First Group is to follow Arriva’s lead by introducing in service a Turkish-built Temsa Avenue. We had a brief look at a LHD version at the 2008 show.
An artist’s impression. Looks better in First’s lighter livery than in Arriva’s darker colours. It’s kind of a cross between a Lynx, Tempo and the Citaro variant with First ManchesterTurkish buses in the UK haven’t much of a reputation. Upon its purchase of Chesterbus, First quickly dispensed with its eight BMC 1100 single decks said optimistically to have spearheaded Chesterbus’ comeback. The unloved ex-Chesterbus 1100s briefly became something of a white elephant in the eyes of the established industry, in the way that the former Oxford Tube Skyliners and ex-London Citaro bendies have recently.
Using them on the Chester park & ride, our Northern Correspondent felt that the 1100’s ride was just a little harsh but actually not unacceptable, especially over shorter distances. Rather, it was the fit, finish and internal noise levels that let the 1100 down.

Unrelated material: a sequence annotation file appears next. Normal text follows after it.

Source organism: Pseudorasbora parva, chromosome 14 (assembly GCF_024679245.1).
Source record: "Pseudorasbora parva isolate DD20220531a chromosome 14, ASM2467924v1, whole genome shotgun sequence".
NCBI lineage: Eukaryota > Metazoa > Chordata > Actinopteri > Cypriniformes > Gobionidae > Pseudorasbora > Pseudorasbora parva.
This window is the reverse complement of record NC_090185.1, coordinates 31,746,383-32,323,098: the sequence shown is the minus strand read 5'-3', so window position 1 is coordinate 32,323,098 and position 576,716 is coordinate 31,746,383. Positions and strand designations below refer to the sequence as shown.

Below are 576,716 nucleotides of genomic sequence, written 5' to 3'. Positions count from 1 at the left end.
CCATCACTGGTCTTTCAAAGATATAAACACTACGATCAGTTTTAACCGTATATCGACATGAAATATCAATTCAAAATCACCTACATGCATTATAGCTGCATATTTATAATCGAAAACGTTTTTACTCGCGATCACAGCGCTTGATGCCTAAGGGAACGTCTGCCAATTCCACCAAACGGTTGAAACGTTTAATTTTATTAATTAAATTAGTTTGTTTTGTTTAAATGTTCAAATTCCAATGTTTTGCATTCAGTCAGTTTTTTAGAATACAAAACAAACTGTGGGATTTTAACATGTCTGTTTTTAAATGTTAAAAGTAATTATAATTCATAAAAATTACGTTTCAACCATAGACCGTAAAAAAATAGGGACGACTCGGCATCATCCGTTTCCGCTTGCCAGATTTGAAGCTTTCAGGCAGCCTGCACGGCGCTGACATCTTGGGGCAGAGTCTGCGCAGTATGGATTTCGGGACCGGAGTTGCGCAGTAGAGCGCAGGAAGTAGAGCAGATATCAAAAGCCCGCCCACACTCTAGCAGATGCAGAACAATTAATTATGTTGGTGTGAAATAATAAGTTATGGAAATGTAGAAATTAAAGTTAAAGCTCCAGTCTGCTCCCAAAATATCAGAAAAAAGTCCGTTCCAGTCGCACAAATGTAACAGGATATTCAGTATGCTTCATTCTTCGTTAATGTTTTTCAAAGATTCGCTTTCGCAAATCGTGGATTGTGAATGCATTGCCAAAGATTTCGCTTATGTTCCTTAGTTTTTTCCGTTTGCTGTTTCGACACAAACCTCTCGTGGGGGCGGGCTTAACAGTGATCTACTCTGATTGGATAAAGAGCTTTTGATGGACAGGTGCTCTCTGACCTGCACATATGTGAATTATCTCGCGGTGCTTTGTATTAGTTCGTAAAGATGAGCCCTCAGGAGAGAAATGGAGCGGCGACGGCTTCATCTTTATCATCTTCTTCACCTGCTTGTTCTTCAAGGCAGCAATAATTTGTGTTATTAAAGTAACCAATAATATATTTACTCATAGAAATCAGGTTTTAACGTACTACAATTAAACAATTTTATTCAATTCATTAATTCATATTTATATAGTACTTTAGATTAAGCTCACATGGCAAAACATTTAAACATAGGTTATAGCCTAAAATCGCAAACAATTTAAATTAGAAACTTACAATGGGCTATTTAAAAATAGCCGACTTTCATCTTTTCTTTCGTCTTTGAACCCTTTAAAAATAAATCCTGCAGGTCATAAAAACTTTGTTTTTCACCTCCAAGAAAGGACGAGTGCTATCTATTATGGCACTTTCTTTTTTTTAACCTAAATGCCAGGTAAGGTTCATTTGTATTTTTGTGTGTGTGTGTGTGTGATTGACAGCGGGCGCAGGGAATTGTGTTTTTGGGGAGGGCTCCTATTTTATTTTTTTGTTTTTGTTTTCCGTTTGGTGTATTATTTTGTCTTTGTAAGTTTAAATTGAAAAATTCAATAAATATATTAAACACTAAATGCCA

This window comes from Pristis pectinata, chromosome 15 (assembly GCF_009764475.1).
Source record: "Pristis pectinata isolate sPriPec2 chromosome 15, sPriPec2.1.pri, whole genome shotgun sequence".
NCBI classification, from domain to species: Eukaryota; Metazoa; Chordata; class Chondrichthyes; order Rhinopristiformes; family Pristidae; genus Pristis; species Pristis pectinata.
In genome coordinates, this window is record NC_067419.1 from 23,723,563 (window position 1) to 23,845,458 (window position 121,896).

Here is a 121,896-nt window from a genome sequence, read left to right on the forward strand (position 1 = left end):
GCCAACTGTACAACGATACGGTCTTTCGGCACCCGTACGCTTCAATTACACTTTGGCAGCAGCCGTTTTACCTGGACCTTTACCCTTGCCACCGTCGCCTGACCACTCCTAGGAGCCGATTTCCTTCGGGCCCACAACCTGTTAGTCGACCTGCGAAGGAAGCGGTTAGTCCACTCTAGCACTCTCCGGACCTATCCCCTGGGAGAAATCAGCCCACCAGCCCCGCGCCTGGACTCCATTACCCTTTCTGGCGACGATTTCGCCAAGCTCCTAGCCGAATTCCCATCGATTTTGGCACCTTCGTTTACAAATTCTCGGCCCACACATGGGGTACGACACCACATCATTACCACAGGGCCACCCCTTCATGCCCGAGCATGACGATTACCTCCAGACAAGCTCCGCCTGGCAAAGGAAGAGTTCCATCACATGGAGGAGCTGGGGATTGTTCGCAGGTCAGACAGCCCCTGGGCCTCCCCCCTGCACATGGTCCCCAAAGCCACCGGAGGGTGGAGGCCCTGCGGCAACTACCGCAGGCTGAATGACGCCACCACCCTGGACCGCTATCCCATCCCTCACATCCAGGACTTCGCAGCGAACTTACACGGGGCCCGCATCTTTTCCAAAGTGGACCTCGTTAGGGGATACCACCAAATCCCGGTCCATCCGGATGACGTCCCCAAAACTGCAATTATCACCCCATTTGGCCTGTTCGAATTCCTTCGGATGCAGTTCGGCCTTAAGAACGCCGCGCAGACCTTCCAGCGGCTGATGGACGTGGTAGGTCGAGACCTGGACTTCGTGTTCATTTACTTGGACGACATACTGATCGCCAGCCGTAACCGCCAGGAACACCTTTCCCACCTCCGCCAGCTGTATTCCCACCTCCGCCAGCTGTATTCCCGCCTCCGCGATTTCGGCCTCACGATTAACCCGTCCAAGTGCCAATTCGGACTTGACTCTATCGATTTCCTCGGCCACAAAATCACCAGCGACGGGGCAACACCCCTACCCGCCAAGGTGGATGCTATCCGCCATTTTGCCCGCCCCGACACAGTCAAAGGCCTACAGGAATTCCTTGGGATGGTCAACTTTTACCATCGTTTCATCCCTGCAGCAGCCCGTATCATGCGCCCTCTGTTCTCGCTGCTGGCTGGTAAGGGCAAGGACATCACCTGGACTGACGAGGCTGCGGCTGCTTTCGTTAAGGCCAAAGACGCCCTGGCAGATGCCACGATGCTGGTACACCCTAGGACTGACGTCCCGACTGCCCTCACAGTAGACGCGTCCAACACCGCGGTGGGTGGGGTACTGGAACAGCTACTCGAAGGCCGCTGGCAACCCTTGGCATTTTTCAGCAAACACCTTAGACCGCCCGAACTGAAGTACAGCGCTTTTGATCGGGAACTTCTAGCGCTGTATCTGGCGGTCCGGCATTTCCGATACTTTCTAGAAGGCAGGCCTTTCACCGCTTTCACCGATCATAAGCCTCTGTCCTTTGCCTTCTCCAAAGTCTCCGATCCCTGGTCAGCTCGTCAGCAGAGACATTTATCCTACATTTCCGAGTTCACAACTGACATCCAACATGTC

Will the Temsa Avenue overcome the flaws we’ve come to see from fellow Turkish stablemate BMC? There’s no point in denying that the Avenue, like the 1100, is lightweight. In fact, being lightweight is its “strength”, for the reason for the trial is to judge whether a sub-10 ton bus—at about on ton lighter than usual, these days—made of a high proportion of composites is able to deliver the promised up to 20 per cent improvement in fuel consumption.
But will it last? Mainstream UK bus operators have tended to shy away from lightweights. There’ve been surprises but lightweights aren’t renown for their durability or longevity. Operators favour heavyweights with First in particular turning to the Volvo/Wrightbus combination. With the composite-rich Avenue, though, it might be time to trade life span against reductions in operating costs. Perhaps the Temsa might actually last well, though First’s trial is but or six months.
Arriva’s now placed all 20 Avenues in service at its Redcar garage. First will be more cautious, buying one only. Perhaps First’s conservatism is because it’s known to be talking to at least two others about lightweights. This is reported as Volvo/Wrightbus and, significantly, a model of Chinese manufacture. Whatever happens, the interim future now seems to be hybrid *and* lightweight, with modern technology able to provide a product that converts a lightweight weakness into a strength. They also have the advantage of being cheaper but only time will tell if this is short-termism. Cheaper means that First may yet get back on track to ensure it meets DDA targets.
First Arriva, now First. Will Stagecoach join in or develop an ADL lightweight of its own?